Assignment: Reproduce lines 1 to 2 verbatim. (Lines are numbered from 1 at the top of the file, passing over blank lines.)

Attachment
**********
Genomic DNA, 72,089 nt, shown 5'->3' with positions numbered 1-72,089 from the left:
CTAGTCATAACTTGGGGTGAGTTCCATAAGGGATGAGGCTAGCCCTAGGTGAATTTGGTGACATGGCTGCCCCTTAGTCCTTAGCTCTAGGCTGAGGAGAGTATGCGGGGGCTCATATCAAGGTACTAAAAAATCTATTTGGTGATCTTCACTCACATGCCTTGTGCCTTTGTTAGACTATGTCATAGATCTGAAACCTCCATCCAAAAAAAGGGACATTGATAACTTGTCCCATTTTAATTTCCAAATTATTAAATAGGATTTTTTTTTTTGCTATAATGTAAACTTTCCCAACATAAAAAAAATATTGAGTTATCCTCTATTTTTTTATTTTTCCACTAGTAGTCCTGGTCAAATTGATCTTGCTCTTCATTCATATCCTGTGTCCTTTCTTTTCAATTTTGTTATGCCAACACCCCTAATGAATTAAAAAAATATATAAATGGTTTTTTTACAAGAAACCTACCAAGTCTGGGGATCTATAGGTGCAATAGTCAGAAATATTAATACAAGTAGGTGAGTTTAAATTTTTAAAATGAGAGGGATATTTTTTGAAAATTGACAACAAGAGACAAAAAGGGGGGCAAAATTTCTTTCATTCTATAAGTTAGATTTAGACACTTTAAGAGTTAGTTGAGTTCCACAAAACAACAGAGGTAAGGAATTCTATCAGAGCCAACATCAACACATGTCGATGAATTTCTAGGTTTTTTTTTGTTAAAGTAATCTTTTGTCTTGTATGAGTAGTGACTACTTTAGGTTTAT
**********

Genomic DNA, 72,089 nt, shown 5'->3' with positions numbered 1-72,089 from the left:
CTAGTCATAACTTGGGGTGAGTTCCATAAGGGATGAGGCTAGCCCTAGGTGAATTTGGTGACATGGCTGCCCCTTAGTCCTTAGCTCTAGGCTGAGGAGAGTATGCGGGGGCTCATATCAAGGTACTAAAAAATCTATTTGGTGATCTTCACTCACATGCCTTGTGCCTTTGTTAGACTATGTCATAGATCTGAAACCTCCATCCAAAAAAAGGGACATTGATAACTTGTCCCATTTTAATTTCCAAATTATTAAATAGGATTTTTTTTTTTGCTATAATGTAAACTTTCCCAACATAAAAAAAATATTGAGTTATCCTCTATTTTTTTATTTTTCCACTAGTAGTCCTGGTCAAATTGATCTTGCTCTTCATTCATATCCTGTGTCCTTTCTTTTCAATTTTGTTATGCCAACACCCCTAATGAATTAAAAAAATATATAAATGGTTTTTTTACAAGAAACCTACCAAGTCTGGGGATCTATAGGTGCAATAGTCAGAAATATTAATACAAGTAGGTGAGTTTAAATTTTTAAAATGAGAGGGATATTTTTTGAAAATTGACAACAAGAGACAAAAAGGGGGGCAAAATTTCTTTCATTCTATAAGTTAGATTTAGACACTTTAAGAGTTAGTTGAGTTCCACAAAACAACAGAGGTAAGGAATTCTATCAGAGCCAACATCAACACATGTCGATGAATTTCTAGGTTTTTTTTTGTTAAAGTAATCTTTTGTCTTGTATGAGTAGTGACTACTTTAGGTTTAT